Why We Stand By In the Face of Cheating

Topics: Blog, Research

On Wednesday of this week, ICAI will host its 3rd International Day of Action Against Contract Cheating. The purpose of the day is to share one day, around the world, where every educational institution will stand up and speak out against contract cheating. While we’ve not yet reached the goal of “every institution”, our hope is that each year a growing number will join a loud chorus of unified voices who aim to shine light on this disease invading educational systems. We also hope that this day of action will force action by political and educational leaders to finally take actions to eradicate the pervasive pathogen of the unscrupulous, unethical and unhelpful contract cheating providers.

In other words, this 3rd Day of Action is our global call-to-action – it is our call for educational institutions and politicians to stop being bystanders to the spread of this disease. So, in this post, I explore this concept of the “bystander effect” and how it explains the struggle of getting people to stand up and speak out against cheating and contract cheating.

This bystander tendency to stand back and watch something horrible unfold in front of one’s eyes while doing nothing is not unique to the contract cheating phenomenon. Psychologists have been studying the bystander effect for decades and for most of that time, it was thought that apathy (that is, “I don’t care about the situation/person I’m observing and therefore I won’t act”) led to this inaction. However, psychologist Scott Lilienfeld and colleagues suggest that apathy is not the most common cause of the bystander effect. Rather, Lilienfeld and colleagues argue that the bystander effect is more likely a psychological paralysis brought on by a “diffusion of responsibility” (that is, “I’m not going to act because it is someone else’s responsibility”), “pluralistic ignorance” (that is, “I’m not going to act because no one else is, which must mean that everyone else thinks there is no need to act”), or just the fear of looking foolish.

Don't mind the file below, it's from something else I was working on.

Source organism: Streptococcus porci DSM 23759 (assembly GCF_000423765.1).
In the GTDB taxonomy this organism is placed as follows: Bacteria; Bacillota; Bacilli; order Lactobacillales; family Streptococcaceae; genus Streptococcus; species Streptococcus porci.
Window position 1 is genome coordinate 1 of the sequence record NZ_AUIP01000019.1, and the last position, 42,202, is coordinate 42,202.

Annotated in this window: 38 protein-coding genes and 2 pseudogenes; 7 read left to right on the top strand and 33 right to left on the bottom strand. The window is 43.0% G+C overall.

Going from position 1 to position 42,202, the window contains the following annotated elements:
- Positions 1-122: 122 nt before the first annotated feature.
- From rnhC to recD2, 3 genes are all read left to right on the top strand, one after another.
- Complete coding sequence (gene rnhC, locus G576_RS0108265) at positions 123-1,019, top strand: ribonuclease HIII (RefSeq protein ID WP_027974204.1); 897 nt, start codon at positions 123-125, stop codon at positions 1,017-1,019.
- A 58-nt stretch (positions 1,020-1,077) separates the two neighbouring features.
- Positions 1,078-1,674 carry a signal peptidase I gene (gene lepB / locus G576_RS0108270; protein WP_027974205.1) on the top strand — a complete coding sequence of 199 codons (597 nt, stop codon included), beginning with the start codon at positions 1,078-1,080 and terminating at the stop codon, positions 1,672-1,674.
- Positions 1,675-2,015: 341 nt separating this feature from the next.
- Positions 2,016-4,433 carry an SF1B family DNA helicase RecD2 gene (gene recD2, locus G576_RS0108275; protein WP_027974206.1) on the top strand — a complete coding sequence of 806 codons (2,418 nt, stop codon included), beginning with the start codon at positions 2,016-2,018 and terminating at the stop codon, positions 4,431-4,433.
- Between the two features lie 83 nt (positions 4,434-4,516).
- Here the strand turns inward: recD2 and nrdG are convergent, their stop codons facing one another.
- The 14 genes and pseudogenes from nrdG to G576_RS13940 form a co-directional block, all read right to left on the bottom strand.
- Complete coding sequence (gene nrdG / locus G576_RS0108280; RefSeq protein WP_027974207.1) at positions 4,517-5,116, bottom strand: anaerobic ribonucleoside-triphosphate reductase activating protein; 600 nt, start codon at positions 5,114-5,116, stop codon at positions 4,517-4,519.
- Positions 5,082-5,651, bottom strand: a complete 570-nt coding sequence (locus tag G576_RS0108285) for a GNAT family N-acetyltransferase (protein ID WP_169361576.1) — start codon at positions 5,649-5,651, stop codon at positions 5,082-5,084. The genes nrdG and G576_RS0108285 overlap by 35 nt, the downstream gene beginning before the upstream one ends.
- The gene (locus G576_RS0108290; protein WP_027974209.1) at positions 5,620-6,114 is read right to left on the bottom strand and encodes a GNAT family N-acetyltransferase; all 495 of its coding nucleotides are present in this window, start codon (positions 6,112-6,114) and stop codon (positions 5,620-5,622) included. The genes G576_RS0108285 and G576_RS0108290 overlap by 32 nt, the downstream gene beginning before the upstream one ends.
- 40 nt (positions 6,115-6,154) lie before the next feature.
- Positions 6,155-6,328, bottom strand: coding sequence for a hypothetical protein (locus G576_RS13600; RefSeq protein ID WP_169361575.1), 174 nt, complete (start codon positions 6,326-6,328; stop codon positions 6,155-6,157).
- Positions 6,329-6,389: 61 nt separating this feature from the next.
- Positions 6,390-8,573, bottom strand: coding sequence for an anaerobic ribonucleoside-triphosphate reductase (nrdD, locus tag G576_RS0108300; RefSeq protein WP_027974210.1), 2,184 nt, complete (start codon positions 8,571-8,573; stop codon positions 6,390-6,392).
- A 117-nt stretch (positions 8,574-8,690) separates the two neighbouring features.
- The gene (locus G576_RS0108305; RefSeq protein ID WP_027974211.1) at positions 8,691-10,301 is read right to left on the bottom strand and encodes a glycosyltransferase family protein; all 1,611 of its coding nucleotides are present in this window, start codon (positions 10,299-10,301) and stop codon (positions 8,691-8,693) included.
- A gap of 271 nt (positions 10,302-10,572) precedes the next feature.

On an episode of the Freakonomics podcast, Lilienfeld argues that this fear of looking foolish is particularly influential in ambiguous situations where “it’s not entirely clear that that something is an emergency”. As you might recall from an earlier blog post of mine, it seems evident that most people do not view cheating as an emergency, primarily because cheating in school doesn’t typically cause immediate harm to basic needs like safety, security and physical sustenance. Cheating situations may not just be ambiguous because they lack urgency, but because they lack clarity. Take a student who sees another student using their cell phone during an exam. It is difficult for the observing student to know whether their peer is checking the time or are cheating with the cell phone. Or, consider a teacher who reads a paper that just seems too good to be true and written at a level much beyond the student’s normal writing. Did the student contract cheat or did they simply work really hard on the paper, get help from the TA or the writing center or just not try hard enough on the earlier papers?

Both of the preceding scenarios are ambiguous because they lack urgency and clarity, and it is easy to imagine both the student and the teacher being paralyzed by a sense that they might look foolish. It’s also easy to imagine the student believing it is not their responsibility to intervene or the teacher believing that if the student was contract cheating, some other teacher in another class surely would have noticed it before and the student would have been expelled by now. In other words, it is easy to see why both the observing student and the teacher might choose to be bystanders rather than actors in these scenarios. Ironically, the lack of action will not bring the bystander the clarity and urgency they so clearly need (and perhaps even desire). It is only by acting (e.g., interrupting, investigating, inquiring) that one can discern the truth of the situation. It is only by acting that we can relieve the stress caused by the unknown.